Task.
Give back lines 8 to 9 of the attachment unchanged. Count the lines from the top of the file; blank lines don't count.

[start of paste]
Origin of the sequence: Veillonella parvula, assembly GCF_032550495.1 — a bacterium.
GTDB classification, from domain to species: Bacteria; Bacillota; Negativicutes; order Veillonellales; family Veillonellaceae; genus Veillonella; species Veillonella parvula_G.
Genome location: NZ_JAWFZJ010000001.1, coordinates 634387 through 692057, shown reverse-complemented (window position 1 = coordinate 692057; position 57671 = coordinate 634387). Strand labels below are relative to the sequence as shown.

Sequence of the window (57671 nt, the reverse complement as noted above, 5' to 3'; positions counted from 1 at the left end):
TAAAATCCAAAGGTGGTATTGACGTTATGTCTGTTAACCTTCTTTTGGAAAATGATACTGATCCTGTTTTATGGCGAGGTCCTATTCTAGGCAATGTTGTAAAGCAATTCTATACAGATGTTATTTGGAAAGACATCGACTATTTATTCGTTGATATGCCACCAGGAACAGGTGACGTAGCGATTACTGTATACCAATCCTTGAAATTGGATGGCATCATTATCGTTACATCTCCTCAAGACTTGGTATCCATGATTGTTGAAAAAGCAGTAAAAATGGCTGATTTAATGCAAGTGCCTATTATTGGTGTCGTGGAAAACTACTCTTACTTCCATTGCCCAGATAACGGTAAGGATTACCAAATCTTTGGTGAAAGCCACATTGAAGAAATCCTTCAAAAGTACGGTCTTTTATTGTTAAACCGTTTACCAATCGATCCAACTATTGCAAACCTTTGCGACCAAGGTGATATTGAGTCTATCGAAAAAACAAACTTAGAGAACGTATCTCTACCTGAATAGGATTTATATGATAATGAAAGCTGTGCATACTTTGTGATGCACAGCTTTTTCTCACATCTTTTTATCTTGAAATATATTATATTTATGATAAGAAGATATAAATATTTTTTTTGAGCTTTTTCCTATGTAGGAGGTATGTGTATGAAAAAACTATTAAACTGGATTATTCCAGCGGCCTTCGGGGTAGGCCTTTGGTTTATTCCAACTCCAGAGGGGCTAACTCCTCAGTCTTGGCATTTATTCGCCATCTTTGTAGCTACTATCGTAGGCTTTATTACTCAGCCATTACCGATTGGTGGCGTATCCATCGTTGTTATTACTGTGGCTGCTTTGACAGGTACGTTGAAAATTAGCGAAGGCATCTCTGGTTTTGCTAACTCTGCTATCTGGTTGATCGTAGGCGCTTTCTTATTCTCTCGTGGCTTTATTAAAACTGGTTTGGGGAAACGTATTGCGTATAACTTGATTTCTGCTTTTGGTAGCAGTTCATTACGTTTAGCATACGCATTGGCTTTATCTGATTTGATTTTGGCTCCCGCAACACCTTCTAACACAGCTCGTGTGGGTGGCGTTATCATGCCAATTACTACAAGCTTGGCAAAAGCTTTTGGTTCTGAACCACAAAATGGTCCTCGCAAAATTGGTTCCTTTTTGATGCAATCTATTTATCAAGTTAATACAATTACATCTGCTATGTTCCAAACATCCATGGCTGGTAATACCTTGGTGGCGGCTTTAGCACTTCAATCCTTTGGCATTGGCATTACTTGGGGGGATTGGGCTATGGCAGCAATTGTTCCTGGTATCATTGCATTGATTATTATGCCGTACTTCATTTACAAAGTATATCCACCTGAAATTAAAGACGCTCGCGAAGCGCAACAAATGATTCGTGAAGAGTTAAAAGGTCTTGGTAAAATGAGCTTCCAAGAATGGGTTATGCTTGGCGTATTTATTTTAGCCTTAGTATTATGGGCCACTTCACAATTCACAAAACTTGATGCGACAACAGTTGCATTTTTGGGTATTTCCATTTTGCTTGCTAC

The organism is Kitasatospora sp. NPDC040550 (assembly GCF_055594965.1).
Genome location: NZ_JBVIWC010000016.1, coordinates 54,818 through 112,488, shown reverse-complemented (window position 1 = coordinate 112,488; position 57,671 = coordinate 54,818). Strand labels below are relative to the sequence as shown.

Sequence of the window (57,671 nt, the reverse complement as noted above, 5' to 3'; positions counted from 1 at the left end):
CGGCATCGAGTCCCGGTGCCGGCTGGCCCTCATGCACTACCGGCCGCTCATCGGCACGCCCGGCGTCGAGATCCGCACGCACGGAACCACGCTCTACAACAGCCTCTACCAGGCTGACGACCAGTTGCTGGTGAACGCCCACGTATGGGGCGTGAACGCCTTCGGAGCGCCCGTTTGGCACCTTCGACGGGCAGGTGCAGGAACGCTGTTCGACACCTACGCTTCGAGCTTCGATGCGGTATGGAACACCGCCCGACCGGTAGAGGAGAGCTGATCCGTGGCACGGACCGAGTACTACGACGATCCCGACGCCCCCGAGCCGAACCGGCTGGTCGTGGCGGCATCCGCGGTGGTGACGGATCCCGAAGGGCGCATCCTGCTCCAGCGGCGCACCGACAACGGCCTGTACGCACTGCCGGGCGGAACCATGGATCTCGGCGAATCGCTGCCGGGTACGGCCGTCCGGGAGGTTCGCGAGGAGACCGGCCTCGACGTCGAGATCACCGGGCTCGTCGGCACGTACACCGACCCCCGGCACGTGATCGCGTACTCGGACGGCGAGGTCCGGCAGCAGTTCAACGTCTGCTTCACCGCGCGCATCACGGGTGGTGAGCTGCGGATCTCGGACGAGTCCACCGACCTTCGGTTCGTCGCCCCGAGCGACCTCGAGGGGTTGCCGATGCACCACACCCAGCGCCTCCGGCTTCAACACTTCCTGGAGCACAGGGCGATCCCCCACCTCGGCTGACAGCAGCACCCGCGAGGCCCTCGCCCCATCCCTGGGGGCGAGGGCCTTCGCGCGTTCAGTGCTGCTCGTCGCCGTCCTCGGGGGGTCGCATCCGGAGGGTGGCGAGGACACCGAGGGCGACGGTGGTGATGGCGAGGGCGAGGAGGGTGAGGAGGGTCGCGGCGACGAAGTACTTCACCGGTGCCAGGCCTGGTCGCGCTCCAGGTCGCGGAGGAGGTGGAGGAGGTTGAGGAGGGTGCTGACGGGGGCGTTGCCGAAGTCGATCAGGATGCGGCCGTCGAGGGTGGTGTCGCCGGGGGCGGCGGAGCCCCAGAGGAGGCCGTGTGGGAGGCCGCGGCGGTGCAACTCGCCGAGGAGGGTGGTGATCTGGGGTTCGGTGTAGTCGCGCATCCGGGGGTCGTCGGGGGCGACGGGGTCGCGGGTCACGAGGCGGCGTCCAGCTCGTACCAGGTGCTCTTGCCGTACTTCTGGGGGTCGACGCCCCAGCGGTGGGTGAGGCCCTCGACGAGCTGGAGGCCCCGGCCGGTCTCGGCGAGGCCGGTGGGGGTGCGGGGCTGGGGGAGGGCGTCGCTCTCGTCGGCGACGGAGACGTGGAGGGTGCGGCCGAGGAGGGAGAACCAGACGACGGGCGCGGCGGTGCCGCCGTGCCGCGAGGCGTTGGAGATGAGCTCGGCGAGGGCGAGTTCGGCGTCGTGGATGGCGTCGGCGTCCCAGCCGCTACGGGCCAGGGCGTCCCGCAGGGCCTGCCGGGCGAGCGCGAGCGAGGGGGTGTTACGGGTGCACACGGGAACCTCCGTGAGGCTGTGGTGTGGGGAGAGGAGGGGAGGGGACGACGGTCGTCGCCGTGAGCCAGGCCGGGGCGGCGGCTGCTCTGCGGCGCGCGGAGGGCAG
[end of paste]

Sequence of the window (57,671 nt, the reverse complement as noted above, 5' to 3'; positions counted from 1 at the left end):
CGGCATCGAGTCCCGGTGCCGGCTGGCCCTCATGCACTACCGGCCGCTCATCGGCACGCCCGGCGTCGAGATCCGCACGCACGGAACCACGCTCTACAACAGCCTCTACCAGGCTGACGACCAGTTGCTGGTGAACGCCCACGTATGGGGCGTGAACGCCTTCGGAGCGCCCGTTTGGCACCTTCGACGGGCAGGTGCAGGAACGCTGTTCGACACCTACGCTTCGAGCTTCGATGCGGTATGGAACACCGCCCGACCGGTAGAGGAGAGCTGATCCGTGGCACGGACCGAGTACTACGACGATCCCGACGCCCCCGAGCCGAACCGGCTGGTCGTGGCGGCATCCGCGGTGGTGACGGATCCCGAAGGGCGCATCCTGCTCCAGCGGCGCACCGACAACGGCCTGTACGCACTGCCGGGCGGAACCATGGATCTCGGCGAATCGCTGCCGGGTACGGCCGTCCGGGAGGTTCGCGAGGAGACCGGCCTCGACGTCGAGATCACCGGGCTCGTCGGCACGTACACCGACCCCCGGCACGTGATCGCGTACTCGGACGGCGAGGTCCGGCAGCAGTTCAACGTCTGCTTCACCGCGCGCATCACGGGTGGTGAGCTGCGGATCTCGGACGAGTCCACCGACCTTCGGTTCGTCGCCCCGAGCGACCTCGAGGGGTTGCCGATGCACCACACCCAGCGCCTCCGGCTTCAACACTTCCTGGAGCACAGGGCGATCCCCCACCTCGGCTGACAGCAGCACCCGCGAGGCCCTCGCCCCATCCCTGGGGGCGAGGGCCTTCGCGCGTTCAGTGCTGCTCGTCGCCGTCCTCGGGGGGTCGCATCCGGAGGGTGGCGAGGACACCGAGGGCGACGGTGGTGATGGCGAGGGCGAGGAGGGTGAGGAGGGTCGCGGCGACGAAGTACTTCACCGGTGCCAGGCCTGGTCGCGCTCCAGGTCGCGGAGGAGGTGGAGGAGGTTGAGGAGGGTGCTGACGGGGGCGTTGCCGAAGTCGATCAGGATGCGGCCGTCGAGGGTGGTGTCGCCGGGGGCGGCGGAGCCCCAGAGGAGGCCGTGTGGGAGGCCGCGGCGGTGCAACTCGCCGAGGAGGGTGGTGATCTGGGGTTCGGTGTAGTCGCGCATCCGGGGGTCGTCGGGGGCGACGGGGTCGCGGGTCACGAGGCGGCGTCCAGCTCGTACCAGGTGCTCTTGCCGTACTTCTGGGGGTCGACGCCCCAGCGGTGGGTGAGGCCCTCGACGAGCTGGAGGCCCCGGCCGGTCTCGGCGAGGCCGGTGGGGGTGCGGGGCTGGGGGAGGGCGTCGCTCTCGTCGGCGACGGAGACGTGGAGGGTGCGGCCGAGGAGGGAGAACCAGACGACGGGCGCGGCGGTGCCGCCGTGCCGCGAGGCGTTGGAGATGAGCTCGGCGAGGGCGAGTTCGGCGTCGTGGATGGCGTCGGCGTCCCAGCCGCTACGGGCCAGGGCGTCCCGCAGGGCCTGCCGGGCGAGCGCGAGCGAGGGGGTGTTACGGGTGCACACGGGAACCTCCGTGAGGCTGTGGTGTGGGGAGAGGAGGGGAGGGGACGACGGTCGTCGCCGTGAGCCAGGCCGGGGCGGCGGCTGCTCTGCGGCGCGCGGAGGGCAG